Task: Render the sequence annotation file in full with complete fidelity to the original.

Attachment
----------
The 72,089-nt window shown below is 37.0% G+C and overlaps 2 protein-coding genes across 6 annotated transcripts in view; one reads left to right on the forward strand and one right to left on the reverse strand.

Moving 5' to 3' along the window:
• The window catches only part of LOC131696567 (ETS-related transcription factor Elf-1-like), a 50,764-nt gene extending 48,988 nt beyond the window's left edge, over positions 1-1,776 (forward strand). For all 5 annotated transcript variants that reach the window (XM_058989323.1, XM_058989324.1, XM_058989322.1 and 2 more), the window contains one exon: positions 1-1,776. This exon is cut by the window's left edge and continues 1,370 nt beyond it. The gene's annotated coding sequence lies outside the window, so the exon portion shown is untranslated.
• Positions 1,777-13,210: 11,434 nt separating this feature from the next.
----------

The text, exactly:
The 72,089-nt window shown below is 37.0% G+C and overlaps 2 protein-coding genes across 6 annotated transcripts in view; one reads left to right on the forward strand and one right to left on the reverse strand.

Moving 5' to 3' along the window:
• The window catches only part of LOC131696567 (ETS-related transcription factor Elf-1-like), a 50,764-nt gene extending 48,988 nt beyond the window's left edge, over positions 1-1,776 (forward strand). For all 5 annotated transcript variants that reach the window (XM_058989323.1, XM_058989324.1, XM_058989322.1 and 2 more), the window contains one exon: positions 1-1,776. This exon is cut by the window's left edge and continues 1,370 nt beyond it. The gene's annotated coding sequence lies outside the window, so the exon portion shown is untranslated.
• Positions 1,777-13,210: 11,434 nt separating this feature from the next.